PMW, I get what you are saying on one hand, but on the other, what exactly is it that you will learn from Bermuda grass in those locations that is transferable to the rest of the country? Maybe you can learn something in Arizona, but don't you have to water the hell out of it? Minnesota will give information that is actually relevant to the midwest, northeast, and even some parts south of the mason-dixon line.
11.3.2015 | Unregistered CommenterPat(another one)
I think UMN turf grass can be found all over the world including pebble beach.
really could be an awesome project. There might be a redesign of the course too.
My one hope is that they make it walking only because that sorta fits with the whole health and wellness thing (as opposed to the able bodied college kids I've seen there buzzing around in carts.)
11.3.2015 | Unregistered CommenterDon
The U of MN course made money for the first time in many years this year. It has always been odd to me that you are on the St Paul campus, which is the agriculture campus, and the course never had a slue of Interns or student projects to help make the course in nice shape. It has always been in muni shape. So anything that will help drive play there would be great, Maybe the Men's team will even start to play there again.
11.3.2015 | Unregistered Commentermark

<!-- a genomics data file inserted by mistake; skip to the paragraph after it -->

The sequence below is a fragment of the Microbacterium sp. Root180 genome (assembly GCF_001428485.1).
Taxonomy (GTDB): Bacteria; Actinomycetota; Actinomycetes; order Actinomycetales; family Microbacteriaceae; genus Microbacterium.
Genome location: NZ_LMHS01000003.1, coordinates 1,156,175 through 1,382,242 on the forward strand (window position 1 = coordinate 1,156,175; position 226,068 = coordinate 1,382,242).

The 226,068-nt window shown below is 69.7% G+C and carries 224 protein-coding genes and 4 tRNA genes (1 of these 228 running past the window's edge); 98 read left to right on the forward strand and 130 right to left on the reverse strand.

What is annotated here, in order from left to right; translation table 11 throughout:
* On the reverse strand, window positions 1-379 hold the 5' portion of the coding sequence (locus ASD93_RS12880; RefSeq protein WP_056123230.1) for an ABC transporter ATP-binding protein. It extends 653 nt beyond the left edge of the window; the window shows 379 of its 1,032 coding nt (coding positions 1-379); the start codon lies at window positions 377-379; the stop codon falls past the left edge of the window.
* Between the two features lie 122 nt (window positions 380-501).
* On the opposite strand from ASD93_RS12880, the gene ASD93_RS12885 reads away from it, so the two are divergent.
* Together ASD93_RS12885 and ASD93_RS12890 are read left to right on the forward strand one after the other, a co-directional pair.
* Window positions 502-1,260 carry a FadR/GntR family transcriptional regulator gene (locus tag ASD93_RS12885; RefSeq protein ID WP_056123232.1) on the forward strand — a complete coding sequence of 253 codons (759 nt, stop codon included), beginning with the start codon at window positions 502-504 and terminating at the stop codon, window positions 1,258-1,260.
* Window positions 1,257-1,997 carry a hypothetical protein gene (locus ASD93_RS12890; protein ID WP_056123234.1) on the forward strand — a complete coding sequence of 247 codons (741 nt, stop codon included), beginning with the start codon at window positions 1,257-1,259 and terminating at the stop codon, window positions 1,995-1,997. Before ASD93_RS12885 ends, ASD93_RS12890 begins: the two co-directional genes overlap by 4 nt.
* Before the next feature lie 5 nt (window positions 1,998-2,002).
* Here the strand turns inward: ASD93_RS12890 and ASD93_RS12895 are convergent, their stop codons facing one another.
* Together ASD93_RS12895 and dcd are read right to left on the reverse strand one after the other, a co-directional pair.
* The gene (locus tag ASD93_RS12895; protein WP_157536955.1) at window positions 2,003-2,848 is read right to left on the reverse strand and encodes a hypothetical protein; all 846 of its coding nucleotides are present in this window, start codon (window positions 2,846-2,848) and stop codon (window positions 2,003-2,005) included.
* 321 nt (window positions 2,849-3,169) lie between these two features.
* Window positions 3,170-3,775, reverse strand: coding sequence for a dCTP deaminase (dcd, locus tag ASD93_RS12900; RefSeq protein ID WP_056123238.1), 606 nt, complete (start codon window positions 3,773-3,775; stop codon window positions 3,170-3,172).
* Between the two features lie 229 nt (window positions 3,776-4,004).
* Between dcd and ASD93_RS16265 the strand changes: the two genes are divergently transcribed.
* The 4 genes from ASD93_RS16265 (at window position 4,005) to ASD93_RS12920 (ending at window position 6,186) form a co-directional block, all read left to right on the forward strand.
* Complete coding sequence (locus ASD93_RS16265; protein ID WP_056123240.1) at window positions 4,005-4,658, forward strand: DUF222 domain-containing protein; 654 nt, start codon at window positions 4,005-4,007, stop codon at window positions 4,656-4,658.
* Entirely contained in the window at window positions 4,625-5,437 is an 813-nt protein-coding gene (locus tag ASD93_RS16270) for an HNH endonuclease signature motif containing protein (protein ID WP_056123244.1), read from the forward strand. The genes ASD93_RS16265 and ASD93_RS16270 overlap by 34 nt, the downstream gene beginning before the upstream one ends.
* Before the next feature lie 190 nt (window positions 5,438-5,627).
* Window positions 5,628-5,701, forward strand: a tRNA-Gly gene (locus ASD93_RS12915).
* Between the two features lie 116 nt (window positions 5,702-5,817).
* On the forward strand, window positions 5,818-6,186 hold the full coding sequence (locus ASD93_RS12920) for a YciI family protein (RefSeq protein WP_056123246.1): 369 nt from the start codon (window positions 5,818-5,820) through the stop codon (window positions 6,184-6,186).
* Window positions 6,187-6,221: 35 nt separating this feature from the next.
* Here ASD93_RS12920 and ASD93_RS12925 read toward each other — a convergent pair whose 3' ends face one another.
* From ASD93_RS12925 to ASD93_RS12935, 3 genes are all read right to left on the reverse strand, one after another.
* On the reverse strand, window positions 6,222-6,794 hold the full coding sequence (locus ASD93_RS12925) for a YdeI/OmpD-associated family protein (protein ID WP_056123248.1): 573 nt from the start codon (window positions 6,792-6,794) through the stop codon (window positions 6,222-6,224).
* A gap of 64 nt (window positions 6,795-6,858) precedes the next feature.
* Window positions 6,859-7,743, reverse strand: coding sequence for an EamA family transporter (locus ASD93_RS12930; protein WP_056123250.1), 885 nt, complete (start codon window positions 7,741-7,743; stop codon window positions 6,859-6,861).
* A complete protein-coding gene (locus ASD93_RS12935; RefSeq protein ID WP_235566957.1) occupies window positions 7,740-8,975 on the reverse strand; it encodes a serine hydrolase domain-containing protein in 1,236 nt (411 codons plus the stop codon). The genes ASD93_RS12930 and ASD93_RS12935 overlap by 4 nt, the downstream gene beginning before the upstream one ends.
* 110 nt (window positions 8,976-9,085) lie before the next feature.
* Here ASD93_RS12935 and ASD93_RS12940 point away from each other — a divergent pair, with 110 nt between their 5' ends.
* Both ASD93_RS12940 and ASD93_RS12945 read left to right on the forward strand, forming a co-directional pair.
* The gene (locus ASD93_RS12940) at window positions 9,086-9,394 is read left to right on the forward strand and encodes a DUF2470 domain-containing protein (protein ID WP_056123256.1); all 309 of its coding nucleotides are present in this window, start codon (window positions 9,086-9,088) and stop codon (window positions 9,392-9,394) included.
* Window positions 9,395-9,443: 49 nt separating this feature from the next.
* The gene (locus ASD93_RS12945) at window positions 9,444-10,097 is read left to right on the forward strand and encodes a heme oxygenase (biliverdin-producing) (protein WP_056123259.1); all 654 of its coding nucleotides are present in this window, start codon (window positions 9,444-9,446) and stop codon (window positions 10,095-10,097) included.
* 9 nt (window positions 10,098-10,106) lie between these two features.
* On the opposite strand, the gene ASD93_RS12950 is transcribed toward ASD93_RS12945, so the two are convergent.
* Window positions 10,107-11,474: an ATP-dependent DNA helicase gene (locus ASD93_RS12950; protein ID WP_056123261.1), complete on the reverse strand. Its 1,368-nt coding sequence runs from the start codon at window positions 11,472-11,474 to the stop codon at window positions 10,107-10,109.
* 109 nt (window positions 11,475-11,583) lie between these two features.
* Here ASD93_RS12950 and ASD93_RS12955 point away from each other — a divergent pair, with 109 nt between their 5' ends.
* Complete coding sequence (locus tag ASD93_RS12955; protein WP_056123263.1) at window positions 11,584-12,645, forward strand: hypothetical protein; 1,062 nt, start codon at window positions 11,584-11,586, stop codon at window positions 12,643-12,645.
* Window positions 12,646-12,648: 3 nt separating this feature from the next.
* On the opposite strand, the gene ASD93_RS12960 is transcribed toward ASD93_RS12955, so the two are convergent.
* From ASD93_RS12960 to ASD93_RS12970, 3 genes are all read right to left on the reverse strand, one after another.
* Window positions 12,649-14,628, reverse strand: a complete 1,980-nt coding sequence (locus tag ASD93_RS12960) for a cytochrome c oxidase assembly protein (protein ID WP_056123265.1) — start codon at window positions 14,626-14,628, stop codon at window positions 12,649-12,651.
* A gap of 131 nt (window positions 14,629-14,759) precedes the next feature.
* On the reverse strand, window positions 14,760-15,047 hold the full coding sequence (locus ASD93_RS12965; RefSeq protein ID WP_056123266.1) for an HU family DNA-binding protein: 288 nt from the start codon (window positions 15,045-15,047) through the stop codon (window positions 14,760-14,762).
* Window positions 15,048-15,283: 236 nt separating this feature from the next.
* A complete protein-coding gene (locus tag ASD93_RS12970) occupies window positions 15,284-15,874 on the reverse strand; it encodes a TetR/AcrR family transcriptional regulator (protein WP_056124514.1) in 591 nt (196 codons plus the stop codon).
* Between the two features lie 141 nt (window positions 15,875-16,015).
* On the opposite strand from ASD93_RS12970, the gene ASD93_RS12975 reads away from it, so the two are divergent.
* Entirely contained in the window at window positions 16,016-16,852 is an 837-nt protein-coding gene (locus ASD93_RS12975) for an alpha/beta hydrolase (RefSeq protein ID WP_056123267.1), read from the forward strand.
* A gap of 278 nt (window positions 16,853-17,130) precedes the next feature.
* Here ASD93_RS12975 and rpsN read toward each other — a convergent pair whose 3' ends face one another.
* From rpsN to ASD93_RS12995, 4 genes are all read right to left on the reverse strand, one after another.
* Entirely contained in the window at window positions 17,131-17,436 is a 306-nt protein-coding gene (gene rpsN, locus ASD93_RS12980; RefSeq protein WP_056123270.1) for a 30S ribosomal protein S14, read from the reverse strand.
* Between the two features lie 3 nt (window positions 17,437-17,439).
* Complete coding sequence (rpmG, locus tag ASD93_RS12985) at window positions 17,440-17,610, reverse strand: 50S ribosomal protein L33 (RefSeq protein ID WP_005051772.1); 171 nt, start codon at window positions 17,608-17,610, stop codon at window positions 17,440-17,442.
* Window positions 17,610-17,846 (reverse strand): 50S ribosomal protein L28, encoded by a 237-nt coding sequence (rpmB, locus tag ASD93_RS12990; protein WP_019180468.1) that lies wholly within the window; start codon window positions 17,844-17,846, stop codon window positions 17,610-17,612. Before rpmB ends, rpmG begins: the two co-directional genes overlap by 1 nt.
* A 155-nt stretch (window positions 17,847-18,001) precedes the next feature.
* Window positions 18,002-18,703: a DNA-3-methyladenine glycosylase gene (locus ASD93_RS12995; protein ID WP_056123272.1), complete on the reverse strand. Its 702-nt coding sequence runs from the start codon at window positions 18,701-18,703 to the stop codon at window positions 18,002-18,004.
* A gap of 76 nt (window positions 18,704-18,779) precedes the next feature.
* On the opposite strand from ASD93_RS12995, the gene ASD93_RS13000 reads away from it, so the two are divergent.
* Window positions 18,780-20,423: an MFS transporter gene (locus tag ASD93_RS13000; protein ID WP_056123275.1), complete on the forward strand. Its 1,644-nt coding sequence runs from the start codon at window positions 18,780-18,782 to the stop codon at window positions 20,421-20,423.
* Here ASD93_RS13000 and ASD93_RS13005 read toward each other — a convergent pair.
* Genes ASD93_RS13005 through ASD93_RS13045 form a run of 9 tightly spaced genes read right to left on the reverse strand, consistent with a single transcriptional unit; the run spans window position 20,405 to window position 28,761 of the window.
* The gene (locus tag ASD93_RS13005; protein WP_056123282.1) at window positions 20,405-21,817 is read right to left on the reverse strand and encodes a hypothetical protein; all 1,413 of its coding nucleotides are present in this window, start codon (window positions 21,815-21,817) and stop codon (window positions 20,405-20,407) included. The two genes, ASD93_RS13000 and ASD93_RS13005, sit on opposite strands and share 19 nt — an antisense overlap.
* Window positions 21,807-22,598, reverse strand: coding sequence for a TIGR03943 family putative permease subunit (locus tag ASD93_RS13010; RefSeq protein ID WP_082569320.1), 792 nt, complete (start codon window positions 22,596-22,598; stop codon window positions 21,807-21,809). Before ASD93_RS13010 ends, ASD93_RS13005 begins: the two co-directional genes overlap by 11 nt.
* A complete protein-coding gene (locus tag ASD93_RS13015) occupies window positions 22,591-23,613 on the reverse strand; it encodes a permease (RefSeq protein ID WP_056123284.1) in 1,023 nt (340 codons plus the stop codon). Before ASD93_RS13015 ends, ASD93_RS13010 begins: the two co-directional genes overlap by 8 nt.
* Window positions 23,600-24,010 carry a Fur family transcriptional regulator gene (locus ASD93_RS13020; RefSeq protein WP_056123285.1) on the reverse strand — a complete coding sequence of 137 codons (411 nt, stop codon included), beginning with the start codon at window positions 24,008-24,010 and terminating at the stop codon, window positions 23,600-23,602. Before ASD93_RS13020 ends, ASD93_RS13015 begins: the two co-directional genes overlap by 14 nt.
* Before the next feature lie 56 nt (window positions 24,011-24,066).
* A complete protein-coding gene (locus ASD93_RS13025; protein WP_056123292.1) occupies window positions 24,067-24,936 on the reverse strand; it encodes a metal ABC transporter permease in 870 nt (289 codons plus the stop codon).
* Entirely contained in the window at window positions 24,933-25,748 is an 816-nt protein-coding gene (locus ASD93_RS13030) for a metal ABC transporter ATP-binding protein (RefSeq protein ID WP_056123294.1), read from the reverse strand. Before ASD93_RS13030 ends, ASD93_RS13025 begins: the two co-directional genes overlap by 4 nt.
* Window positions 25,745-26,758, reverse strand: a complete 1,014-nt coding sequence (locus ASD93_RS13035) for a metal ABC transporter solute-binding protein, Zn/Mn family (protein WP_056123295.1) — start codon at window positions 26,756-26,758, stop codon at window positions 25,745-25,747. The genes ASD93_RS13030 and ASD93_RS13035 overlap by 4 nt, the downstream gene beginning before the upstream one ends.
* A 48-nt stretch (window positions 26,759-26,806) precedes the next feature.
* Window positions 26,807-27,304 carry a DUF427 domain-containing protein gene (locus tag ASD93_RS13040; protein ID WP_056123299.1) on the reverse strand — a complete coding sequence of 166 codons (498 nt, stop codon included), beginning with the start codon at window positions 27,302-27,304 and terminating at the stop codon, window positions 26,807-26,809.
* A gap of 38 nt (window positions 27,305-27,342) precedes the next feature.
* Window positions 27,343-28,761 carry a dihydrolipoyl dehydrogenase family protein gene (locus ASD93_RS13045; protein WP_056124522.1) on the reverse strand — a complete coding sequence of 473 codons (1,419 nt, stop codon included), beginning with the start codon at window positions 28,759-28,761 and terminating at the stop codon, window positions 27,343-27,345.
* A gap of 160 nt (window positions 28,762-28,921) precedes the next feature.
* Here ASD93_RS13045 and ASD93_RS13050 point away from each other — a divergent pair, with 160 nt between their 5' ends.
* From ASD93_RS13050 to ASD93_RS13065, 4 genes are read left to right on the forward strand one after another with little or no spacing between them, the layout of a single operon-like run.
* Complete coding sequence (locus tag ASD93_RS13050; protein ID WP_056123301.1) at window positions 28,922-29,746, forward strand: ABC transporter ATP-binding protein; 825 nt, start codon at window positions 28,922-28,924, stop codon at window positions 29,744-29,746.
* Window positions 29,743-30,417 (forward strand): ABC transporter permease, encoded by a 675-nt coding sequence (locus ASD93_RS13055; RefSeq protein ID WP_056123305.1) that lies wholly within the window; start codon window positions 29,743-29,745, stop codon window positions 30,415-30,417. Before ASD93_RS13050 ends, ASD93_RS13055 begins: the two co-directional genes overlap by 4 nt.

There you go, sounding like a socialist again!
11.2.2015 | Unregistered CommenterKLG

KLG:
I thought the USGA was a charity, and not a government.
And I thought charities were supposed to spend their money for the benefits of society.
So how would the USGA spending their excess funds for the benefits of the golfing public not fit the definition of charity rather than as socialism?
11.3.2015 | Unregistered CommenterBillS
BillS: Just a little dig at Del, based on previous back and forth between him and me and other fellow Shackelfordians. I guess you had to be there. But I would have no problem with the "gubmint" building 9-hole municipal golf courses in every community across the country able to support one. But I am the resident socialist. Just ask DTF.

As for the USGA being a charity, please don't make us laugh. "Non-profit," yes (and those are scare quotes). Charity, absolutely not.
11.3.2015 | Unregistered CommenterKLG
Build courses - that's not the problem, its what game is being played upon them that actually counts.
11.3.2015 | Unregistered CommenterAlbatross
"I thought the USGA was a charity..."

Definitely NOT!

I'm hard pressed to see how the USGA can perpetually abuse their "non-profit" status with a straight face....
11.3.2015 | Unregistered CommenterDTF